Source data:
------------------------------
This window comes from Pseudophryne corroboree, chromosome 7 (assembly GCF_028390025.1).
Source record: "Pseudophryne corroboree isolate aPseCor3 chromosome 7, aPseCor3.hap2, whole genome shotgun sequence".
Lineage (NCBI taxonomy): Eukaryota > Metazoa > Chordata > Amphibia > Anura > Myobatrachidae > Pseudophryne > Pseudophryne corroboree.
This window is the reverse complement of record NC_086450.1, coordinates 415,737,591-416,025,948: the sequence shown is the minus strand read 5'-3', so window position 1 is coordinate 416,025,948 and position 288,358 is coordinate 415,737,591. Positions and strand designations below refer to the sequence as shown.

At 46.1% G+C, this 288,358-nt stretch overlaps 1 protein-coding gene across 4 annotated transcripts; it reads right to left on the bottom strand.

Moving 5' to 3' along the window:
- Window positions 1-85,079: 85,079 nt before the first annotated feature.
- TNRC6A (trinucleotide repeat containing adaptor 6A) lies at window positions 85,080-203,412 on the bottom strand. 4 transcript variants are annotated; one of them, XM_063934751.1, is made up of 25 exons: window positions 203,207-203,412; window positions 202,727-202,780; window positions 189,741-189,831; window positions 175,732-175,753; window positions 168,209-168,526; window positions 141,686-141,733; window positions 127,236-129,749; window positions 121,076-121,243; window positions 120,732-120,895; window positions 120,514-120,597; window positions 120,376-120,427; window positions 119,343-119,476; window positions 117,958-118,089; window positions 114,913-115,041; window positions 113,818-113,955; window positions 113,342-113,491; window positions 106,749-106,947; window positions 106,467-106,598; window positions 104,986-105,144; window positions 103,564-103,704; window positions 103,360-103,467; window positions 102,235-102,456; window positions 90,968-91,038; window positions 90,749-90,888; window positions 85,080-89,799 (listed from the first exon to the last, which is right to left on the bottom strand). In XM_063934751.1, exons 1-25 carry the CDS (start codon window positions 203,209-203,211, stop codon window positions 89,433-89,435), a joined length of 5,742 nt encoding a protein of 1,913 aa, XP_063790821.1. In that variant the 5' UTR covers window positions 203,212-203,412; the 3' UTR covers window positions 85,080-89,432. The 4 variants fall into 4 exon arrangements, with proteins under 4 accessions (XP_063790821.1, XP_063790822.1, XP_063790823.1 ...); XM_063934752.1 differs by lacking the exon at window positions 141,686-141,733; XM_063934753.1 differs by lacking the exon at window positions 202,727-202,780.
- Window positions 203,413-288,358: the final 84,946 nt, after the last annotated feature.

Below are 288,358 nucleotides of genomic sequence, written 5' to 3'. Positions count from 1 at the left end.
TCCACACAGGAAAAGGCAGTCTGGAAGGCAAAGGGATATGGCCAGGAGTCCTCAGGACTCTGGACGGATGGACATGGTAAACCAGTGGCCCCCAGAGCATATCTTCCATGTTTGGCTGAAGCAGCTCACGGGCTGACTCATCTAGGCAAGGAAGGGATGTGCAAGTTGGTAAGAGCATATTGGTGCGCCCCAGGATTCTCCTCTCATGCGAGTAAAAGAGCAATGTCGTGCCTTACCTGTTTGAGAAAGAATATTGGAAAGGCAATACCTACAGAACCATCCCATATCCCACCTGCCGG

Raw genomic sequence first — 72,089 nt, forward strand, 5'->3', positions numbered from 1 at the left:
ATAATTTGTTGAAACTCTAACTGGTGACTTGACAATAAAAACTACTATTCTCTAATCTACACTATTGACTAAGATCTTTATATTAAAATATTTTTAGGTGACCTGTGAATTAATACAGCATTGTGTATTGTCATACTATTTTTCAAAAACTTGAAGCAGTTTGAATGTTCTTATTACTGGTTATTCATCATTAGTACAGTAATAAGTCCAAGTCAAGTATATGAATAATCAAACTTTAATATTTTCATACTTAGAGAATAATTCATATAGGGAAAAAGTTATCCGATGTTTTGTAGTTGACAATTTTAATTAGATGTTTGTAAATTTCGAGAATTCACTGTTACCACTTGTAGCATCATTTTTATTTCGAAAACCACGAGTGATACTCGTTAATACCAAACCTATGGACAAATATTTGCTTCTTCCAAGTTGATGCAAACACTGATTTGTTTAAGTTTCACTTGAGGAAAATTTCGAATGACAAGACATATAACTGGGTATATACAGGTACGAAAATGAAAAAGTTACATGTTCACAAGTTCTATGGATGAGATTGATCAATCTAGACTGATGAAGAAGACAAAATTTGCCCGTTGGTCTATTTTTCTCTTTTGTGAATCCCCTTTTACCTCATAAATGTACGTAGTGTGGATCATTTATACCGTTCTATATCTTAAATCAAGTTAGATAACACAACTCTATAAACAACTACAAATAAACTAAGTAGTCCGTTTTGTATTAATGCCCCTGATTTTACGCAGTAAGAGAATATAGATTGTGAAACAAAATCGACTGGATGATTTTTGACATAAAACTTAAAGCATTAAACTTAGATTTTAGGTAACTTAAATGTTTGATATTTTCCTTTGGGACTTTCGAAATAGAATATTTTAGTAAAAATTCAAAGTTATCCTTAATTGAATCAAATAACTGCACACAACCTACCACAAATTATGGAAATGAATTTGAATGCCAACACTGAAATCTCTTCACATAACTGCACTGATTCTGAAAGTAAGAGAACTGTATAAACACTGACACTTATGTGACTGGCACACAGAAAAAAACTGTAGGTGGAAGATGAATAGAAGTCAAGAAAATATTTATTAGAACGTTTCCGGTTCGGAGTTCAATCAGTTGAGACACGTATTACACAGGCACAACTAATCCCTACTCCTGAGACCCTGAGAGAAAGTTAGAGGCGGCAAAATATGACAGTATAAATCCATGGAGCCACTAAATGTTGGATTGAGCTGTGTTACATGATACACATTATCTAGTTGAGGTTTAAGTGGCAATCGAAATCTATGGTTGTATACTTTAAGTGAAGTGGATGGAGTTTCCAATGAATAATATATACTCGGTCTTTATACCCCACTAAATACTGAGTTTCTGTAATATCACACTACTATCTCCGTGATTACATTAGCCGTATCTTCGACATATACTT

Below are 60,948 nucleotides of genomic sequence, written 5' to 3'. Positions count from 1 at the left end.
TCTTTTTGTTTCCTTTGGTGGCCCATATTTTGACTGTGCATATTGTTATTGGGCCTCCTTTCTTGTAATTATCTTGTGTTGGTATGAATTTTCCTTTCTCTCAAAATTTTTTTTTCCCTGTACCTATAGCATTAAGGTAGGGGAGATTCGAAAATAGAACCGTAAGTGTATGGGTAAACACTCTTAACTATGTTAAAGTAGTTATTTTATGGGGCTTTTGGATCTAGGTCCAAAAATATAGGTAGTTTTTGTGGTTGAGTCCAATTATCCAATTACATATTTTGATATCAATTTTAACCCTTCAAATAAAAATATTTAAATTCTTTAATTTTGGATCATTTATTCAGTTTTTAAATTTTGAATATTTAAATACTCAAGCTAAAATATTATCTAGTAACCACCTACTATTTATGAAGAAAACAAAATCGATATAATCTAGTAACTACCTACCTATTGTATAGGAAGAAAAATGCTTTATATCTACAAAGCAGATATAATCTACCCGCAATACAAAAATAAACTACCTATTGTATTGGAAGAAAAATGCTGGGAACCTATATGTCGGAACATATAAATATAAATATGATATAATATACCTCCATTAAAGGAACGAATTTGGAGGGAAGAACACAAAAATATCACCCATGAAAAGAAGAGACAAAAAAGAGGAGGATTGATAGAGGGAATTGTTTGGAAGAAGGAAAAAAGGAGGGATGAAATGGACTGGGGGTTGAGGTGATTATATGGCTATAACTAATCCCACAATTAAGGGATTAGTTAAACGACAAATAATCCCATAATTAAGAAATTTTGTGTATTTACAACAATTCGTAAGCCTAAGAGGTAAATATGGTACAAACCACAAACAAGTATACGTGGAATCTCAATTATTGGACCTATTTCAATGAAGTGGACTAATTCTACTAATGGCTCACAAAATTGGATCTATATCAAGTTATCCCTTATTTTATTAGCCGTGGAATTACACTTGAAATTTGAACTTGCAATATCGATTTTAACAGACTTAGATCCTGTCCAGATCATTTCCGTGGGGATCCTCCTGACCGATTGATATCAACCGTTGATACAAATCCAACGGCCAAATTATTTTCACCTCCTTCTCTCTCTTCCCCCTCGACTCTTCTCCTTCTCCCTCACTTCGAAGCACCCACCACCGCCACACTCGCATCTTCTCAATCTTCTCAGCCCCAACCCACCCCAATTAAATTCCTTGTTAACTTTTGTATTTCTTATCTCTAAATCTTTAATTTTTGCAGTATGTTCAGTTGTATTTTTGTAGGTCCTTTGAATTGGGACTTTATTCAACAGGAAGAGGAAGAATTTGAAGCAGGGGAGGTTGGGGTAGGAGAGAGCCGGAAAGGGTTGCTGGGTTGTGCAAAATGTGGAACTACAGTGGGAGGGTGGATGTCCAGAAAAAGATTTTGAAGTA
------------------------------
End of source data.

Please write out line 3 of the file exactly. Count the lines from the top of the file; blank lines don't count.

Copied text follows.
Lineage (NCBI taxonomy): Eukaryota > Metazoa > Chordata > Amphibia > Anura > Myobatrachidae > Pseudophryne > Pseudophryne corroboree.